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Environ Int. 2018 Nov;120:11-21. doi: 10.1016/j.envint.2018.07.026. Epub 2018 Jul 25.

Acute changes in DNA methylation in relation to 24 h personal air pollution exposure measurements: A panel study in four European countries.

Author information

1
Division of Environmental Epidemiology, Institute for Risk Assessment Sciences, Utrecht University, 3584 CM Utrecht, the Netherlands. Electronic address: n.s.mostafavimontazeri@uu.nl.
2
Division of Environmental Epidemiology, Institute for Risk Assessment Sciences, Utrecht University, 3584 CM Utrecht, the Netherlands; Medical Research Council-Public Health England Centre for Environment and Health, Department of Epidemiology and Biostatistics, Imperial College London, London, United Kingdom. Electronic address: R.C.H.Vermeulen@uu.nl.
3
Epigenetics Group, International Agency for Research on Cancer, Lyon, France. Electronic address: GhantousA@iarc.fr.
4
Division of Environmental Epidemiology, Institute for Risk Assessment Sciences, Utrecht University, 3584 CM Utrecht, the Netherlands. Electronic address: G.Hoek@uu.nl.
5
Swiss Tropical and Public Health Institute, Basel, Switzerland; University of Basel, Basel, Switzerland. Electronic address: nicole.probst@swisstph.ch.
6
Epigenetics Group, International Agency for Research on Cancer, Lyon, France. Electronic address: HercegZ@iarc.fr.
7
Italian Institute for Genomic Medicine (IIGM), Turin, Italy. Electronic address: sonia.tarallo@iigm.it.
8
Italian Institute for Genomic Medicine (IIGM), Turin, Italy.
9
Department of Toxicogenomics, Maastricht University, Maastricht, the Netherlands. Electronic address: j.kleinjans@maastrichtuniversity.nl.
10
Swiss Tropical and Public Health Institute, Basel, Switzerland; University of Basel, Basel, Switzerland. Electronic address: Medea.Imboden@unibas.ch.
11
Swiss Tropical and Public Health Institute, Basel, Switzerland; University of Basel, Basel, Switzerland. Electronic address: a.jeong@swisstph.ch.
12
Medical Research Council-Public Health England Centre for Environment and Health, Department of Epidemiology and Biostatistics, Imperial College London, London, United Kingdom. Electronic address: d.morley@imperial.ac.uk.
13
Population Health and Occupational Disease, National Heart and Lung Institute, Imperial College London, London, UK. Electronic address: a.amaral@imperial.ac.uk.
14
Division of Environmental Epidemiology, Institute for Risk Assessment Sciences, Utrecht University, 3584 CM Utrecht, the Netherlands. Electronic address: e.vannunen@uu.nl.
15
Medical Research Council-Public Health England Centre for Environment and Health, Department of Epidemiology and Biostatistics, Imperial College London, London, United Kingdom. Electronic address: j.gulliver@imperial.ac.uk.
16
Division of Environmental Epidemiology, Institute for Risk Assessment Sciences, Utrecht University, 3584 CM Utrecht, the Netherlands; Medical Research Council-Public Health England Centre for Environment and Health, Department of Epidemiology and Biostatistics, Imperial College London, London, United Kingdom. Electronic address: m.chadeau@imperial.ac.uk.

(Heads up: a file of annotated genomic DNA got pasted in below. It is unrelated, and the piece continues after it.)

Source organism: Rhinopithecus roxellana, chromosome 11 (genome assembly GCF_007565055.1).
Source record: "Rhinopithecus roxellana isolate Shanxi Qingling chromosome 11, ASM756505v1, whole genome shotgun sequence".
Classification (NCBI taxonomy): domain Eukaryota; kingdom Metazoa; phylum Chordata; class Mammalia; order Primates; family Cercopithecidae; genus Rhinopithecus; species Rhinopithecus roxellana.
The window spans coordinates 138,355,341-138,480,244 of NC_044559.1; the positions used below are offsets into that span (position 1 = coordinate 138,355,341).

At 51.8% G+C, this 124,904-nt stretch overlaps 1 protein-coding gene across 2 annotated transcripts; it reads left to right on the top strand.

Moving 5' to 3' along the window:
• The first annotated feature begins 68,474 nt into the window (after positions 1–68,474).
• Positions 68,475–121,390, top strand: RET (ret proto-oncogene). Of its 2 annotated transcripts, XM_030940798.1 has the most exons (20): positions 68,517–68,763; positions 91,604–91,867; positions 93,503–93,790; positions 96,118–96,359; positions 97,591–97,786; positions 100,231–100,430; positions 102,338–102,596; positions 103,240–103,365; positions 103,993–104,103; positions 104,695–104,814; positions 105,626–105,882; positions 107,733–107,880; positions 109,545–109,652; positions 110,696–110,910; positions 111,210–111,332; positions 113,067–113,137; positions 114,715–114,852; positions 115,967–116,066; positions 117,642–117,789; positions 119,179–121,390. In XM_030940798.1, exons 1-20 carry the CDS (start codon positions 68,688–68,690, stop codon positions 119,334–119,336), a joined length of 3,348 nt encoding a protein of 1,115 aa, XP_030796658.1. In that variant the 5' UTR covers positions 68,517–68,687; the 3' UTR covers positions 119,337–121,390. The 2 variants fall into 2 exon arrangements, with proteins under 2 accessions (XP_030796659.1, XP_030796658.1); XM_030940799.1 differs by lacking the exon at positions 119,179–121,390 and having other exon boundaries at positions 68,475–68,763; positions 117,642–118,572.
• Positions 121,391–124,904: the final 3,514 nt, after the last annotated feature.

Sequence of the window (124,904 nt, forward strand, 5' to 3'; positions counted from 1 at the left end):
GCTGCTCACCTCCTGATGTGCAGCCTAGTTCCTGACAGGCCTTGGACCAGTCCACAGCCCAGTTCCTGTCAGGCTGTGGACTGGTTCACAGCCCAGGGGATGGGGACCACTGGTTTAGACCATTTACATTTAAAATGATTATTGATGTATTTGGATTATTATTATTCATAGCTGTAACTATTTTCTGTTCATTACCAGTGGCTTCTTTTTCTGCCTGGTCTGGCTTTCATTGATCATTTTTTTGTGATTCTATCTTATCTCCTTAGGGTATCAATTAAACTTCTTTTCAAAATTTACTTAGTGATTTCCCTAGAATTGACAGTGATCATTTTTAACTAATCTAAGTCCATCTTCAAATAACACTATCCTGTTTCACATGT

17
Italian Institute for Genomic Medicine (IIGM), Turin, Italy; Medical Research Council-Public Health England Centre for Environment and Health, Department of Epidemiology and Biostatistics, Imperial College London, London, United Kingdom. Electronic address: p.vineis@imperial.ac.uk.
18
Division of Environmental Epidemiology, Institute for Risk Assessment Sciences, Utrecht University, 3584 CM Utrecht, the Netherlands. Electronic address: J.J.Vlaanderen@uu.nl.

Abstract

BACKGROUND:

One of the potential mechanisms linking air pollution to health effects is through changes in DNA-methylation, which so far has mainly been analyzed globally or at candidate sites.

OBJECTIVE:

We investigated the association of personal and ambient air pollution exposure measures with genome-wide DNA-methylation changes.

METHODS:

We collected repeated 24-hour personal and ambient exposure measurements of particulate matter (PM2.5), PM2.5 absorbance, and ultrafine particles (UFP) and peripheral blood samples from a panel of 157 healthy non-smoking adults living in four European countries. We applied univariate mixed-effects models to investigate the association between air pollution and genome-wide DNA-methylation perturbations at single CpG (cytosine-guanine dinucleotide) sites and in Differentially Methylated Regions (DMRs). Subsequently, we explored the association of air pollution-induced methylation alterations with gene expression and serum immune marker levels measured in the same subjects.

RESULTS:

Personal exposure to PM2.5 was associated with methylation changes at 13 CpG sites and 69 DMRs. Two of the 13 identified CpG sites (mapped to genes KNDC1 and FAM50B) were located within these DMRs. In addition, 42 DMRs were associated with personal PM2.5 absorbance exposure, 16 DMRs with personal exposure to UFP, 4 DMRs with ambient exposure to PM2.5, 16 DMRs with ambient PM2.5 absorbance exposure, and 15 DMRs with ambient UFP exposure. Correlation between methylation levels at identified CpG sites and gene expression and immune markers was generally moderate.

CONCLUSION:

This study provides evidence for an association between 24-hour exposure to air pollution and DNA-methylation at single sites and regional clusters of CpGs. Analysis of differentially methylated regions provides a promising avenue to further explore the subtle impact of environmental exposures on DNA-methylation.

KEYWORDS:

Air pollution; DNA-methylation; Fine particles; Immune markers; Ultrafine particles

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